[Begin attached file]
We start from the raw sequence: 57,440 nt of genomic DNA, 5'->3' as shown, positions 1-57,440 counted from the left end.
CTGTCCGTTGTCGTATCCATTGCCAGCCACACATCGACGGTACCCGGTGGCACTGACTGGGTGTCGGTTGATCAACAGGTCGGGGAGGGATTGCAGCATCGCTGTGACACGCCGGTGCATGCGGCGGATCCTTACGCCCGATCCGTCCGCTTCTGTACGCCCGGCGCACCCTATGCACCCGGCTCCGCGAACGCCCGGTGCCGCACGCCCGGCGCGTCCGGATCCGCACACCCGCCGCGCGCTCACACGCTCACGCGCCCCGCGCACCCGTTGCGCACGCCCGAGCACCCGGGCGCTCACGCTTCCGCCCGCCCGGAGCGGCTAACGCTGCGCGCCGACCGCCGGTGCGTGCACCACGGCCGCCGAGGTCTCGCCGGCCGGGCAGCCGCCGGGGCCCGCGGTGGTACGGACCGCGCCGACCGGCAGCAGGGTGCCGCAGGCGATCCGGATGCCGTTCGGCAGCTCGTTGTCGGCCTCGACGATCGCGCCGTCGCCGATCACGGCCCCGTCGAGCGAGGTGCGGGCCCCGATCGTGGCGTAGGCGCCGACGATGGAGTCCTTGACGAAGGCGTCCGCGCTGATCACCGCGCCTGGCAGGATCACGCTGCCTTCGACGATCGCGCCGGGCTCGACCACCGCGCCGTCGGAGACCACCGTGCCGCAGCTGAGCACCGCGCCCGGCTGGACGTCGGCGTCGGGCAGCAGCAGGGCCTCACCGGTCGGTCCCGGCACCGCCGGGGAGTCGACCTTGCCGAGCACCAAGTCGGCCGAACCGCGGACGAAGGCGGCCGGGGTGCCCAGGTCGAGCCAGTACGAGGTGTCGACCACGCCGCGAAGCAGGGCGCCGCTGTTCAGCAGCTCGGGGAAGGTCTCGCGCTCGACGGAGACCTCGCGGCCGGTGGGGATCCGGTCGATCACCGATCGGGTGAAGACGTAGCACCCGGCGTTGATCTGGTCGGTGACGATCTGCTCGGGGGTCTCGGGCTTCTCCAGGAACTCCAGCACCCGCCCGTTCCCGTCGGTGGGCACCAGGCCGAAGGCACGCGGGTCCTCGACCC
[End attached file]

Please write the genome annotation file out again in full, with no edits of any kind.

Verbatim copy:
We start from the raw sequence: 57,440 nt of genomic DNA, 5'->3' as shown, positions 1-57,440 counted from the left end.
CTGTCCGTTGTCGTATCCATTGCCAGCCACACATCGACGGTACCCGGTGGCACTGACTGGGTGTCGGTTGATCAACAGGTCGGGGAGGGATTGCAGCATCGCTGTGACACGCCGGTGCATGCGGCGGATCCTTACGCCCGATCCGTCCGCTTCTGTACGCCCGGCGCACCCTATGCACCCGGCTCCGCGAACGCCCGGTGCCGCACGCCCGGCGCGTCCGGATCCGCACACCCGCCGCGCGCTCACACGCTCACGCGCCCCGCGCACCCGTTGCGCACGCCCGAGCACCCGGGCGCTCACGCTTCCGCCCGCCCGGAGCGGCTAACGCTGCGCGCCGACCGCCGGTGCGTGCACCACGGCCGCCGAGGTCTCGCCGGCCGGGCAGCCGCCGGGGCCCGCGGTGGTACGGACCGCGCCGACCGGCAGCAGGGTGCCGCAGGCGATCCGGATGCCGTTCGGCAGCTCGTTGTCGGCCTCGACGATCGCGCCGTCGCCGATCACGGCCCCGTCGAGCGAGGTGCGGGCCCCGATCGTGGCGTAGGCGCCGACGATGGAGTCCTTGACGAAGGCGTCCGCGCTGATCACCGCGCCTGGCAGGATCACGCTGCCTTCGACGATCGCGCCGGGCTCGACCACCGCGCCGTCGGAGACCACCGTGCCGCAGCTGAGCACCGCGCCCGGCTGGACGTCGGCGTCGGGCAGCAGCAGGGCCTCACCGGTCGGTCCCGGCACCGCCGGGGAGTCGACCTTGCCGAGCACCAAGTCGGCCGAACCGCGGACGAAGGCGGCCGGGGTGCCCAGGTCGAGCCAGTACGAGGTGTCGACCACGCCGCGAAGCAGGGCGCCGCTGTTCAGCAGCTCGGGGAAGGTCTCGCGCTCGACGGAGACCTCGCGGCCGGTGGGGATCCGGTCGATCACCGATCGGGTGAAGACGTAGCACCCGGCGTTGATCTGGTCGGTGACGATCTGCTCGGGGGTCTCGGGCTTCTCCAGGAACTCCAGCACCCGCCCGTTCCCGTCGGTGGGCACCAGGCCGAAGGCACGCGGGTCCTCGACCC